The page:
From its first sentence, “The Tenth Muse” grabs the reader with its directness and earnestness.I suppose I should warn you that I tell a story like a woman,” Katherine begins, “looping into myself, interrupting.” Thus, standing knee-deep in the rubble of her life, Katherine starts delicately piecing it back together, losing her footing and slipping, but rising every time to scrabble forward—one last lamp shining down on the unmarred pages—toward the realization that only at the end of one’s life can one look back and see lucidly the prices they paid along the way.

Katherine chronicles her own tale, and the novel spasms with her remembrance like synapses firing in the dark. The novel spans a number of difficult decades and Katherine’s memories are seized up, measured and weighted: her mother’s face, glossy with joy, beaming through her haze, and her subsequent absence, like having a rib wrenched from her side; the lovers she naïvely refused to see anything about except their most engaging qualities which she then cultivated and magnified to the exclusion of all their less desirable ones; the male colleagues who had made the mistake of believing her discomfort would be like theirs; her works, validated and stolen in one fell swoop; the loss of her brilliance, the withering of her grace, all the things that had to be worked and learned through errors and trials, and above all, her indigence over inequality, the plight of women in the world, and the madness that rose from a new creeping certainty: that there is only so much forcing of the world a woman can do.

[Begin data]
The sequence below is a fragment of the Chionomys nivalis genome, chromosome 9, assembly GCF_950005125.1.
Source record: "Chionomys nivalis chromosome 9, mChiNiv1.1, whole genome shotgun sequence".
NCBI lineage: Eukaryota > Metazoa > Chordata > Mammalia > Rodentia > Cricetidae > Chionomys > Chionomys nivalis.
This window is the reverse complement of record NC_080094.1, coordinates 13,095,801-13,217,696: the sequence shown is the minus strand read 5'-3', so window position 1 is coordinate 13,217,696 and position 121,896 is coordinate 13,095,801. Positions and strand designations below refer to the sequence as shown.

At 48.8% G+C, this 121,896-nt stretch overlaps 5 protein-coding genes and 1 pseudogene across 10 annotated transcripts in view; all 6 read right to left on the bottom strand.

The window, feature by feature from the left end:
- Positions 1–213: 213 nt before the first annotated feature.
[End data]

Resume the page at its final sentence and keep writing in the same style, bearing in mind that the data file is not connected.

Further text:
Katherine stains the page with herself, and the tone of her voice, urgent yet measured, gives the impression that she is unburdening herself to a patient and sympathetic interviewer. The result is a profoundly searching book—one that could potentially be frustrating for readers who require propulsive plots and clean resolutions, as it offers neither. Still, Chung makes it work beautifully by impeccably building a sense of inexorable apprehension as we begin to discern elements of self-deception and omission in Katherine’s narration, and secrets swell to bursting with world-shaking promise.